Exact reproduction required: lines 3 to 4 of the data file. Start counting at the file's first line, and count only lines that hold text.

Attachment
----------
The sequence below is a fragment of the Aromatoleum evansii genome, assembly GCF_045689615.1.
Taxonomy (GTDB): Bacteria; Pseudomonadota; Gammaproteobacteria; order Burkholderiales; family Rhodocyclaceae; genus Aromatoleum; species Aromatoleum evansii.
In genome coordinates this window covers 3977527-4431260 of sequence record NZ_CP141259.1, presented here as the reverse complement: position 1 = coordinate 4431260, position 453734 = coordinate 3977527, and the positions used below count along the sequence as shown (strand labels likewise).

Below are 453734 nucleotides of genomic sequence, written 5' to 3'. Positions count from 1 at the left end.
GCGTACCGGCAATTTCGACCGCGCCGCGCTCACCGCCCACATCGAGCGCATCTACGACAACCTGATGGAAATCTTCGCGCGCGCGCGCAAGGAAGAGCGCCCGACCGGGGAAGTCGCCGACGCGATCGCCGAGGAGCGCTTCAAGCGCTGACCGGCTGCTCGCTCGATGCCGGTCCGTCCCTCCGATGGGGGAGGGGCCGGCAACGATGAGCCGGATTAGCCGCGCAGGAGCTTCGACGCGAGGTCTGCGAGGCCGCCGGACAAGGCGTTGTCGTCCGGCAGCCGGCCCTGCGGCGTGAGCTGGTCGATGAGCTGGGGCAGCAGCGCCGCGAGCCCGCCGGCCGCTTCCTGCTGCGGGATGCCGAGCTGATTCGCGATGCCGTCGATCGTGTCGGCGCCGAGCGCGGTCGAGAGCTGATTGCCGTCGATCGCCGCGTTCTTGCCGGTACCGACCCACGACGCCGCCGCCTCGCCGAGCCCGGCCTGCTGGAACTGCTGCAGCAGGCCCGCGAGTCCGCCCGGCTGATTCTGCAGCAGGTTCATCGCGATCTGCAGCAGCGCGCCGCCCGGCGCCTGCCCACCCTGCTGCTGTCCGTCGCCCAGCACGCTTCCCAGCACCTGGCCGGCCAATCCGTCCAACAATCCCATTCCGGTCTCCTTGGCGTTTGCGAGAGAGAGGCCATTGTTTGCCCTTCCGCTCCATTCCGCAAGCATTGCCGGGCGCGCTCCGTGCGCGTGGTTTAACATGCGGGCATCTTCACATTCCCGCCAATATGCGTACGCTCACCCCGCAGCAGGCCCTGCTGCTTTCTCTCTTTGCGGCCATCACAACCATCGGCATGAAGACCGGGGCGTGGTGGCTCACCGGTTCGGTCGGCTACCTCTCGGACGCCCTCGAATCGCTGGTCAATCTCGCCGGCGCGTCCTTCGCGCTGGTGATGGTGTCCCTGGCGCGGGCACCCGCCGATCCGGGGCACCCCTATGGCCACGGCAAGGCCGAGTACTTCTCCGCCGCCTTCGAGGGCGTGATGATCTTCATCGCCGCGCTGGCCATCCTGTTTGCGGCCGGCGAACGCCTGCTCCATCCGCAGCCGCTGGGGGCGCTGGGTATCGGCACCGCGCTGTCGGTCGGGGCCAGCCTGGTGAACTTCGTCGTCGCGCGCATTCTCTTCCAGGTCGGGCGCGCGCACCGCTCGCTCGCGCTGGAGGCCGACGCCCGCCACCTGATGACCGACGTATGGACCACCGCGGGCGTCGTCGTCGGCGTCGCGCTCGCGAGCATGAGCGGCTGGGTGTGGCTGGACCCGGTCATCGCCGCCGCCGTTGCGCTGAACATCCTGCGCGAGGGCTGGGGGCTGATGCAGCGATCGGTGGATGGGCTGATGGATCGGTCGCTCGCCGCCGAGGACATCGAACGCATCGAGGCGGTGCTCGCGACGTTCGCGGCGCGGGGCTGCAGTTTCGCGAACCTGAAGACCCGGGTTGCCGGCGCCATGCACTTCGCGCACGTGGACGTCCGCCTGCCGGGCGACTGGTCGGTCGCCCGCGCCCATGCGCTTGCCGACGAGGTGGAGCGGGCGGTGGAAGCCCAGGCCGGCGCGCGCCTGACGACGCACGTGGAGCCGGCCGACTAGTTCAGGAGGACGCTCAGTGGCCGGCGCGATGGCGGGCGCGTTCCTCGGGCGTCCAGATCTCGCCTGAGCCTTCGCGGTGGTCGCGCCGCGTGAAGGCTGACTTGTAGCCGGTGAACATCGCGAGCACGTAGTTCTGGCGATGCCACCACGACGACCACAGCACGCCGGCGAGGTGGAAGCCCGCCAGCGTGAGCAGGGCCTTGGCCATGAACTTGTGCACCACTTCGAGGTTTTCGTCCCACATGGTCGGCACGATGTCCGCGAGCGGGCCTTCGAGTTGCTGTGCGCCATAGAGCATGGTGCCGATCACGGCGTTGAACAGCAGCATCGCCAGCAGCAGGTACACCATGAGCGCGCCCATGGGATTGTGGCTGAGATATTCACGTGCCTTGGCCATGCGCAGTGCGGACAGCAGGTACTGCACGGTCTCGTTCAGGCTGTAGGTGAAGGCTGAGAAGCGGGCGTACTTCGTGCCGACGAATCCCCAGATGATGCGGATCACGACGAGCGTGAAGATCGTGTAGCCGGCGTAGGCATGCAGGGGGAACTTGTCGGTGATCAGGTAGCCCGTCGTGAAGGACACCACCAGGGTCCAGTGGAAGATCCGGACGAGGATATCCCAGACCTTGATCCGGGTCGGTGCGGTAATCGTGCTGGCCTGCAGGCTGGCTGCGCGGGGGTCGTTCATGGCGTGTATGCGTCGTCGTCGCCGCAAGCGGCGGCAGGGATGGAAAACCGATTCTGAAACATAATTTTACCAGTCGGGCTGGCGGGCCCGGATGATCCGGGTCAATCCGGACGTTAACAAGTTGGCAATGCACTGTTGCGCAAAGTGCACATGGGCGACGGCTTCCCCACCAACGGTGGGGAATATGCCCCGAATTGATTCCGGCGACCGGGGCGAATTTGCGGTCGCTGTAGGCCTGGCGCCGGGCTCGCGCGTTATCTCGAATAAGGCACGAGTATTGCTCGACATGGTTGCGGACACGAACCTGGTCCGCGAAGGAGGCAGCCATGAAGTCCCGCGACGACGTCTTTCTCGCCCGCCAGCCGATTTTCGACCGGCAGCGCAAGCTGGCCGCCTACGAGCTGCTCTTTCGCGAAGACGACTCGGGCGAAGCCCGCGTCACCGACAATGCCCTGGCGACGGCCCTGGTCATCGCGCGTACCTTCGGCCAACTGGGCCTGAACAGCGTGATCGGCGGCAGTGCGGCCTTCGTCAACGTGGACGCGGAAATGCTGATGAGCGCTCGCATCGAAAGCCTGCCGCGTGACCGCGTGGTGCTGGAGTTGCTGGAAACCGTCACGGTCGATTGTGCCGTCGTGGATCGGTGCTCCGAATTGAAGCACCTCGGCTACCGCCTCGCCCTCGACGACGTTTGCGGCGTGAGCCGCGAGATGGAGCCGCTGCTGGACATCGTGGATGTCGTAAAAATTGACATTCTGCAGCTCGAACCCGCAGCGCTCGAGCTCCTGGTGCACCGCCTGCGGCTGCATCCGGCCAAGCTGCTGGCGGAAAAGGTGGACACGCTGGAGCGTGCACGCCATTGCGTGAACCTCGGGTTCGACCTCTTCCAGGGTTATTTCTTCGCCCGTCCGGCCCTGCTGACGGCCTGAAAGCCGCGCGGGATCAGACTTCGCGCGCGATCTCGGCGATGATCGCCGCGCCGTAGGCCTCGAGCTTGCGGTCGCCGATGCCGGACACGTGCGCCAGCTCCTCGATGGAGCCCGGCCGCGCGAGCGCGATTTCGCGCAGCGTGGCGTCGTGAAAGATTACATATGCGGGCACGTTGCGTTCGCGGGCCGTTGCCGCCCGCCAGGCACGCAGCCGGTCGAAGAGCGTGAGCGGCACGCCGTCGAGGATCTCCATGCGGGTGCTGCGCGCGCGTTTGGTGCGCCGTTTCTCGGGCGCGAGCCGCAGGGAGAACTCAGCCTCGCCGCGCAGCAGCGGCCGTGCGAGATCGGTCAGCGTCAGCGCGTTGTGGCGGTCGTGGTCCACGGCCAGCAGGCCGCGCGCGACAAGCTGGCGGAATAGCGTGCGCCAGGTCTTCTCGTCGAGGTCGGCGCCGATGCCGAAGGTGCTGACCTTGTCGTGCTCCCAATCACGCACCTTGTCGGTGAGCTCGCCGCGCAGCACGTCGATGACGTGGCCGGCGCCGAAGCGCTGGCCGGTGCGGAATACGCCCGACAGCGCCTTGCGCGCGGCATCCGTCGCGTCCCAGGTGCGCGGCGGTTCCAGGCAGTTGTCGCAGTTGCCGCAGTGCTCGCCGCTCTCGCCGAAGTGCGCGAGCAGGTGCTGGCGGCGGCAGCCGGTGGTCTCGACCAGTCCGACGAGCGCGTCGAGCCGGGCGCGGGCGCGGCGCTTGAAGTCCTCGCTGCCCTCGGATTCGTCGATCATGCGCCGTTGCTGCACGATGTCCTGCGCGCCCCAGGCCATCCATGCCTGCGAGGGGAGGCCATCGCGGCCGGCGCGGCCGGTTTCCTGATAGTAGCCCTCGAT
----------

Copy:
In genome coordinates this window covers 3977527-4431260 of sequence record NZ_CP141259.1, presented here as the reverse complement: position 1 = coordinate 4431260, position 453734 = coordinate 3977527, and the positions used below count along the sequence as shown (strand labels likewise).

Below are 453734 nucleotides of genomic sequence, written 5' to 3'. Positions count from 1 at the left end.